Monday, March 30, 2015

Lighthouses on Old Time Radio - Thunder Rock on Studio One (1947)

Here is the 11th entry in my lighthouses on old time radio series.  I hope you are enjoying all these great old time radio programs with a lighthouse theme.  I am staying on the CBS Radio Network with some of the creative programs that they produced over the years.  This program took place 10 years before Lightship was on the CBS Radio Workshop.  This showcased episode comes from Studio One,  a one-hour program that ran from 1947 through 1949 on the CBS Radio Network.  The series was produced and directed by Fletcher Markle who pulled together a great group of actors and actresses to perform longer adaptations of plays and novels.  The works that were adapted for the radio through this program include Alibi Ike, Red Badge of Courage, Wuthering Heights, The Thirty-Nine Steps and many others.

In a review from Variety (May 7, 1947, p52) for its first episode (Under the Volcano), there is a great summary of the problem that CBS was facing on Tuesday nights.

For some years CBS has been coping with the problem of how best to compete against the two top-rated shows in radio, Fibber & Molly and Bob Hope in the 9:30-10:30 Tuesday night stretch on NBC.  Bill Paley's sales boys have virtually resigned themselves to the awareness that so long as the Fibber-Hope combo remains in the public favor, any sponsorship nibbles for the Tuesday hour are pretty much out of the question.  That's why the CBS 60-minute period has become a favorite sustaining stamping ground for the networks' programming dept.

They've now hit on an idea that may eventually pay off, certainly in prestige, and (or more importance to the web since it's already loaded down with prestige programming), in audiences.  For its new hour-long series of 60-minute dramatic series, the network has imported Canda's 25-year old Fletcher Markle, who as writer-actor-director-producer in his Canadian broadcasting ventures, has already been likened somewhat to Orson Welles.  (The pair, incidentally, teamed up last summer of Welles' Pabst commercial series on CBS.)

Apparently not for nothing has the Welles-Markle comparison cropped up, for when it comes to unorthodox techniques, young Markle can virtually throw the book at his audience.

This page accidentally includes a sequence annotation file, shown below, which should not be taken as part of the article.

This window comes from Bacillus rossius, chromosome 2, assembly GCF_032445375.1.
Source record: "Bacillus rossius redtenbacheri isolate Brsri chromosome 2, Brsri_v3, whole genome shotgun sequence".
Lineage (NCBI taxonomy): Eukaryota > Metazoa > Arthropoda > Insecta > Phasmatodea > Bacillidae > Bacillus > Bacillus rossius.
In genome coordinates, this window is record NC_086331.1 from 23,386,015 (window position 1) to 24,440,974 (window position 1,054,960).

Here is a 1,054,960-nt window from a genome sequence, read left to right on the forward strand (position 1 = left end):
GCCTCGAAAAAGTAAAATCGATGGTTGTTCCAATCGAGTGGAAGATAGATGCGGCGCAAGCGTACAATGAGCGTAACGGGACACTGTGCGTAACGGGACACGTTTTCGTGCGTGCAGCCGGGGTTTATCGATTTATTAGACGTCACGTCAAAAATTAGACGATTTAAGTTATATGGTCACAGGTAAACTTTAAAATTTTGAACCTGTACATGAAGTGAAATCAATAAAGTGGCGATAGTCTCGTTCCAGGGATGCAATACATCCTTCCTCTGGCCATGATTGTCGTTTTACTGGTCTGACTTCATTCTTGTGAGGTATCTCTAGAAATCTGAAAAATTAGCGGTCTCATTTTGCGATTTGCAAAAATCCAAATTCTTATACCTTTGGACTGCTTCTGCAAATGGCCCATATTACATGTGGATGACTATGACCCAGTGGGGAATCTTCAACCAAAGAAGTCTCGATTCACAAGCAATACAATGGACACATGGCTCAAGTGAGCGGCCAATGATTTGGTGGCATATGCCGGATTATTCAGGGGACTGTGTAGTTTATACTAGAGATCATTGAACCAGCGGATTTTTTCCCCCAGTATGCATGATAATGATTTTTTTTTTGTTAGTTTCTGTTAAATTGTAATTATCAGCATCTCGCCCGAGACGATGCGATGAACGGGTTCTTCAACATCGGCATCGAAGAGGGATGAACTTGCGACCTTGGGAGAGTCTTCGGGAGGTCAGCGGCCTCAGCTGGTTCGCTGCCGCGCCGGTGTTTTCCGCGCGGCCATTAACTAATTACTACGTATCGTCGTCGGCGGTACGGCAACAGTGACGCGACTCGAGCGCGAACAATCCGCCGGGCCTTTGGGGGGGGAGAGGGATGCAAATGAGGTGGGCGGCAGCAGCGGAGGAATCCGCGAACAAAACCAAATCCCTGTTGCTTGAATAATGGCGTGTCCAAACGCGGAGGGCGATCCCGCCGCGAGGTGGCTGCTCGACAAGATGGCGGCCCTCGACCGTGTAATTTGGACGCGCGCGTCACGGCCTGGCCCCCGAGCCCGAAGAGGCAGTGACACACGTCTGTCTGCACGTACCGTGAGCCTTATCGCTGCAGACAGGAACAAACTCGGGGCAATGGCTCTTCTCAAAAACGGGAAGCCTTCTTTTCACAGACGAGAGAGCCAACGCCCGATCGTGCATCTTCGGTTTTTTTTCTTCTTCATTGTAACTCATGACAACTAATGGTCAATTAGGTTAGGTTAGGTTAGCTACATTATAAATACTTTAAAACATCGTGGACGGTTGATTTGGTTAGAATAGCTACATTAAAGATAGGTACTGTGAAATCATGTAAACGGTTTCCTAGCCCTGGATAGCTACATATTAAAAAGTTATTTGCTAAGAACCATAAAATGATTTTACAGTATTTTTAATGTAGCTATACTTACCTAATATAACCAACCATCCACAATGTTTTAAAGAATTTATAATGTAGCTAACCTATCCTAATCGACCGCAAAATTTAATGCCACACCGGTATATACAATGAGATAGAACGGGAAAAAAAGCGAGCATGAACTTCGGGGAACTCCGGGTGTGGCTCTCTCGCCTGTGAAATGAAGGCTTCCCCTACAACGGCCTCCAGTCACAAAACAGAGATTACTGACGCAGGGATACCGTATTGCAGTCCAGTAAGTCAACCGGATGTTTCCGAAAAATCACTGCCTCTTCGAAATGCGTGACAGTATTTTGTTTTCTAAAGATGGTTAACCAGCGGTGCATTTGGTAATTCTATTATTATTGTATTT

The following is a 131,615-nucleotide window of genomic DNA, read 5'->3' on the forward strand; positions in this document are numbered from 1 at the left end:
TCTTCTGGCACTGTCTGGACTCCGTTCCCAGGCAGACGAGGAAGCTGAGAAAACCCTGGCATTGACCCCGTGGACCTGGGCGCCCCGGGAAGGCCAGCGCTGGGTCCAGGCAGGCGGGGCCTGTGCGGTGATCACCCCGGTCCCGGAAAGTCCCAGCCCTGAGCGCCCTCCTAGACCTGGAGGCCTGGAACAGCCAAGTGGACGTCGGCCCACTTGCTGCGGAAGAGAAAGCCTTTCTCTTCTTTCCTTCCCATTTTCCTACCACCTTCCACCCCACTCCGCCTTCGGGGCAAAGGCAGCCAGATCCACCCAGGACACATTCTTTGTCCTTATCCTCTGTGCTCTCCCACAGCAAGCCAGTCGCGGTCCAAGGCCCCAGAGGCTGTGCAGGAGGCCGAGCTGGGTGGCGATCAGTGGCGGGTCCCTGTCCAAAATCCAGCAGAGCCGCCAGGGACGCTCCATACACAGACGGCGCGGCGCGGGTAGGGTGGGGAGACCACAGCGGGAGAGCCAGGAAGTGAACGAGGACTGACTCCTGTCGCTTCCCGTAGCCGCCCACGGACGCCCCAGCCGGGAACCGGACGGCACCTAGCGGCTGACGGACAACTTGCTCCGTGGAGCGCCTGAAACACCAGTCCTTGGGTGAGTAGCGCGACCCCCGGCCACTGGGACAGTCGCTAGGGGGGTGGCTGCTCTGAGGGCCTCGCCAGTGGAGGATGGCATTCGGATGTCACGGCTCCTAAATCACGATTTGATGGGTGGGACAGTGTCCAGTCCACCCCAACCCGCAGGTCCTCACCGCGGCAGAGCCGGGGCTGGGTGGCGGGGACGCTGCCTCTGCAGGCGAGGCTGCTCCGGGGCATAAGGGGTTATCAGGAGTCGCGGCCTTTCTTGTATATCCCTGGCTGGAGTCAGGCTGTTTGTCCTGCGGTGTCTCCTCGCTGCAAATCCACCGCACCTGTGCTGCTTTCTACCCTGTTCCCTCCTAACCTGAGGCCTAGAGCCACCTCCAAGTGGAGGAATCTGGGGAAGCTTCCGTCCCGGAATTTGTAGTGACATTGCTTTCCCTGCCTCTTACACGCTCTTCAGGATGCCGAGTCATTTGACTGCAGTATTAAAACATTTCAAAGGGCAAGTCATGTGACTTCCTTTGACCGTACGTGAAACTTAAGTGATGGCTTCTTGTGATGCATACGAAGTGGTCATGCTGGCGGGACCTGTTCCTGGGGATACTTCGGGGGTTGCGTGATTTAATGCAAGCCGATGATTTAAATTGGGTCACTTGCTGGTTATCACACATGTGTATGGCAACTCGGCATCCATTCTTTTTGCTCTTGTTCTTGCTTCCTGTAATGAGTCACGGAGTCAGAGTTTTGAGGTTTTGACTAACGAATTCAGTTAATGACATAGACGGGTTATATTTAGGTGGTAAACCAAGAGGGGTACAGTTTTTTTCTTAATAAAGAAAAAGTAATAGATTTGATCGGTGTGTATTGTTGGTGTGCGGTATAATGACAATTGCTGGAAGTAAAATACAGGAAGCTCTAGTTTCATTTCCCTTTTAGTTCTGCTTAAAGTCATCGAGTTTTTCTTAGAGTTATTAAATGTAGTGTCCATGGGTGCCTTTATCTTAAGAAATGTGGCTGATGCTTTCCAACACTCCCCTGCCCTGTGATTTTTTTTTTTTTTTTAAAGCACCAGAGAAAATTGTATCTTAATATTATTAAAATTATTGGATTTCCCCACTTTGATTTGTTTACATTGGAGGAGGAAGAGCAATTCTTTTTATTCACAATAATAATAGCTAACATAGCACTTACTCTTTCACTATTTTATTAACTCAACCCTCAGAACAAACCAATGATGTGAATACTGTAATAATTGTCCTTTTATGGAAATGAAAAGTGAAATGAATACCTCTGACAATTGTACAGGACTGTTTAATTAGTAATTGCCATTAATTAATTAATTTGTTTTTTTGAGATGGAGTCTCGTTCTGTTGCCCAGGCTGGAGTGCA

Port Austin Reef Lighthouse (Michigan)

Port Austin (Michigan) Reef Lighthouse 
(Lake Huron - OK wrong Great Lake - but it works) - June 2008

The program we feature today Thunder Rock from September 2, 1947.  The radio play was adapted from the 1939 stage play by Robert Audrey.  Audrey was a playwright and screenwriter who later became a paleontologist. While the play closed after only 3 weeks on Broadway, it ran longer in London and inspired the wartime British movie to be made in 1942 staring Michael Redgrave, Barbara Mullen, James Mason and Lilli Palmer.  The adaptation opens with Fletcher Markle reading the plaque that was used to dedicate Thunder Rock lighthouse:

On the night of May 16, 1849, the sailing ship Land O' Lakes out of Buffalo, bound for Milwaukee, encountered a northwest gale.  800 yards north of this spot, she stuck the reef and floundered.  All hands were lost, including 60 immigrants, passengers on the unfortunate vessel.  To the memory of the sailing ship Land O' Lakes, lost in these northerly waters of Lake Michigan, this lighthouse is dedicated.  Thunder Rock A.D. 1901.

Thunder Rock was a fictional lighthouse in Northern Lake Michigan, and a refuge for a newspaper man (David Charleston) who sought to run away from his problems, and the problems of the world.  So content was he to be far removed from the work of man that he would not even accept a radio to keep in touch with the outside world.  Besides monthly supply and inspection visits, there was no one to communicate with out on the Lighthouse, but that was not a problem for David.  Joining him in his solitude were people that were the creation of his imagination.  They were the crew members and passengers on the ill-fated Land O' Lakes.    To create a better world, David created in his mind personas for each of the passengers and crew on that ship.  And after sending off his former mate Streeter, who went off to fight the Japanese in China, David retreated to the world of 1849 and the optimism that existed among people who would leave everything for a new chance.  The lonely lighthouse was not only the setting for the play, but practically a character itself.  Through its history and in particular, the dedication plaque, David found meaning in a world on the brink of war.

The Studio One cast included director Fletcher Markle in the staring role, with Clarence Derwent, Hester Sondergaard, Robert Dryden, and Stefan Schnabel.

Thunder Rock (September 2, 1947)

Please enjoy these great episodes.  This is a real treat and a great way to continue my Lighthouse Old Time Radio series.  I will have another entry in about a week!

Here are some links to programs relating to Old Time Radio and Studio One:

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